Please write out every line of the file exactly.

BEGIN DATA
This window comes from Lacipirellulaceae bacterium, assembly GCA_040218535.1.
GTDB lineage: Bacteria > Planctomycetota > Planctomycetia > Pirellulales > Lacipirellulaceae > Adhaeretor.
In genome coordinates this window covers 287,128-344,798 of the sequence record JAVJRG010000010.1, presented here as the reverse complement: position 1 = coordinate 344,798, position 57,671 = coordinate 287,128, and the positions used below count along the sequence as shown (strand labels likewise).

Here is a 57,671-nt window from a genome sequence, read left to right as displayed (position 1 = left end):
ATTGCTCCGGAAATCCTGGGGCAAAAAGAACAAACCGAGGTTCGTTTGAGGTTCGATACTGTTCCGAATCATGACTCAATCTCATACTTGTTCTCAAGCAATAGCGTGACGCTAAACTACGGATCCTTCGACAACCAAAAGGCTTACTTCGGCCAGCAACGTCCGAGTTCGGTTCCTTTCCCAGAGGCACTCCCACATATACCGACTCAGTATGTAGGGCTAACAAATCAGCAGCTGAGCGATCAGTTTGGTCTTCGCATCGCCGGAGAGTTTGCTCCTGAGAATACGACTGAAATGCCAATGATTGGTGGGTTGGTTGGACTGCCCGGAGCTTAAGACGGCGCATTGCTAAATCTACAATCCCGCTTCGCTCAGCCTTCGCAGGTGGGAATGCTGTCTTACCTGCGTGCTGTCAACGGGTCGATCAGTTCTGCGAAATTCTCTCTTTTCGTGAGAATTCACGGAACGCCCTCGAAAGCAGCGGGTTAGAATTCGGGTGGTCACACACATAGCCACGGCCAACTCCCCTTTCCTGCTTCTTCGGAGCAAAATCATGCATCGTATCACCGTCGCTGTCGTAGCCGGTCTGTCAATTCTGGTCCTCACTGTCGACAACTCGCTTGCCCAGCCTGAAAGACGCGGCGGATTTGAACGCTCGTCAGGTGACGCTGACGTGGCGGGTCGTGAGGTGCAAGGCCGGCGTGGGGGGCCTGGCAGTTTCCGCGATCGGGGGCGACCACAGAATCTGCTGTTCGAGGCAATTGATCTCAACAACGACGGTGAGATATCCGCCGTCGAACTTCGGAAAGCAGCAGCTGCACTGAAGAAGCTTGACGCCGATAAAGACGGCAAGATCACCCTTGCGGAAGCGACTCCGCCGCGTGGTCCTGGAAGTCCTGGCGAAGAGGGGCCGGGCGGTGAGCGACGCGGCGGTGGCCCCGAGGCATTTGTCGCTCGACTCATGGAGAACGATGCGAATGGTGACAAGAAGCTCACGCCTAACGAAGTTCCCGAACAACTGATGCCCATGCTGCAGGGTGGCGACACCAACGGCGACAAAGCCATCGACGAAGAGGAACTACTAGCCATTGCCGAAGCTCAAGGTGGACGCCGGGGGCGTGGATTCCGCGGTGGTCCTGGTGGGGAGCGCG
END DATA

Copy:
This window comes from Lacipirellulaceae bacterium, assembly GCA_040218535.1.
GTDB lineage: Bacteria > Planctomycetota > Planctomycetia > Pirellulales > Lacipirellulaceae > Adhaeretor.
In genome coordinates this window covers 287,128-344,798 of the sequence record JAVJRG010000010.1, presented here as the reverse complement: position 1 = coordinate 344,798, position 57,671 = coordinate 287,128, and the positions used below count along the sequence as shown (strand labels likewise).

Here is a 57,671-nt window from a genome sequence, read left to right as displayed (position 1 = left end):
ATTGCTCCGGAAATCCTGGGGCAAAAAGAACAAACCGAGGTTCGTTTGAGGTTCGATACTGTTCCGAATCATGACTCAATCTCATACTTGTTCTCAAGCAATAGCGTGACGCTAAACTACGGATCCTTCGACAACCAAAAGGCTTACTTCGGCCAGCAACGTCCGAGTTCGGTTCCTTTCCCAGAGGCACTCCCACATATACCGACTCAGTATGTAGGGCTAACAAATCAGCAGCTGAGCGATCAGTTTGGTCTTCGCATCGCCGGAGAGTTTGCTCCTGAGAATACGACTGAAATGCCAATGATTGGTGGGTTGGTTGGACTGCCCGGAGCTTAAGACGGCGCATTGCTAAATCTACAATCCCGCTTCGCTCAGCCTTCGCAGGTGGGAATGCTGTCTTACCTGCGTGCTGTCAACGGGTCGATCAGTTCTGCGAAATTCTCTCTTTTCGTGAGAATTCACGGAACGCCCTCGAAAGCAGCGGGTTAGAATTCGGGTGGTCACACACATAGCCACGGCCAACTCCCCTTTCCTGCTTCTTCGGAGCAAAATCATGCATCGTATCACCGTCGCTGTCGTAGCCGGTCTGTCAATTCTGGTCCTCACTGTCGACAACTCGCTTGCCCAGCCTGAAAGACGCGGCGGATTTGAACGCTCGTCAGGTGACGCTGACGTGGCGGGTCGTGAGGTGCAAGGCCGGCGTGGGGGGCCTGGCAGTTTCCGCGATCGGGGGCGACCACAGAATCTGCTGTTCGAGGCAATTGATCTCAACAACGACGGTGAGATATCCGCCGTCGAACTTCGGAAAGCAGCAGCTGCACTGAAGAAGCTTGACGCCGATAAAGACGGCAAGATCACCCTTGCGGAAGCGACTCCGCCGCGTGGTCCTGGAAGTCCTGGCGAAGAGGGGCCGGGCGGTGAGCGACGCGGCGGTGGCCCCGAGGCATTTGTCGCTCGACTCATGGAGAACGATGCGAATGGTGACAAGAAGCTCACGCCTAACGAAGTTCCCGAACAACTGATGCCCATGCTGCAGGGTGGCGACACCAACGGCGACAAAGCCATCGACGAAGAGGAACTACTAGCCATTGCCGAAGCTCAAGGTGGACGCCGGGGGCGTGGATTCCGCGGTGGTCCTGGTGGGGAGCGCG